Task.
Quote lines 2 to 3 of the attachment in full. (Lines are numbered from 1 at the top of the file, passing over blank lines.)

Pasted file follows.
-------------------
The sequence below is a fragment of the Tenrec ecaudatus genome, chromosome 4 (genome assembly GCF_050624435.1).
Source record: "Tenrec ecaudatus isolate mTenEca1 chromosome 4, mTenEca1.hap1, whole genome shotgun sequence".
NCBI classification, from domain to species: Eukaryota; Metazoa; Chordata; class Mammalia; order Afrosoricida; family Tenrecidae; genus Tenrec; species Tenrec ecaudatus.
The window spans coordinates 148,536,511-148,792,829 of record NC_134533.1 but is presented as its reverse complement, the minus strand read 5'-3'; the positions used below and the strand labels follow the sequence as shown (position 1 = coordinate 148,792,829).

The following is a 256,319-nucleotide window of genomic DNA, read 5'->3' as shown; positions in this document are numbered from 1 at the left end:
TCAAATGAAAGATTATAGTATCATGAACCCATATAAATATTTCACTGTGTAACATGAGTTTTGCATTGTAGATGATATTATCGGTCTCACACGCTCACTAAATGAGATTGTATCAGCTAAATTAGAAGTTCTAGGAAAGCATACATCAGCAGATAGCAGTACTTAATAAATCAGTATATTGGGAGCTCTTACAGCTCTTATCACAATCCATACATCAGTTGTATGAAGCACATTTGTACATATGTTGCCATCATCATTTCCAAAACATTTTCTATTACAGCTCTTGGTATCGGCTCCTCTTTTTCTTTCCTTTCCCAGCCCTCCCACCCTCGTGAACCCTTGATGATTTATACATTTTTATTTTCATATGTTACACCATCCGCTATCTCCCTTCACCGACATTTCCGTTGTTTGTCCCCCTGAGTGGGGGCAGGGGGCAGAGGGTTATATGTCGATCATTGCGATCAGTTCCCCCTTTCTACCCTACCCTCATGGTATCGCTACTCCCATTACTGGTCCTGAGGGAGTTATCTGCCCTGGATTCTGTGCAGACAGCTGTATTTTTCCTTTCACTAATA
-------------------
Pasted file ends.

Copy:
Source record: "Tenrec ecaudatus isolate mTenEca1 chromosome 4, mTenEca1.hap1, whole genome shotgun sequence".
NCBI classification, from domain to species: Eukaryota; Metazoa; Chordata; class Mammalia; order Afrosoricida; family Tenrecidae; genus Tenrec; species Tenrec ecaudatus.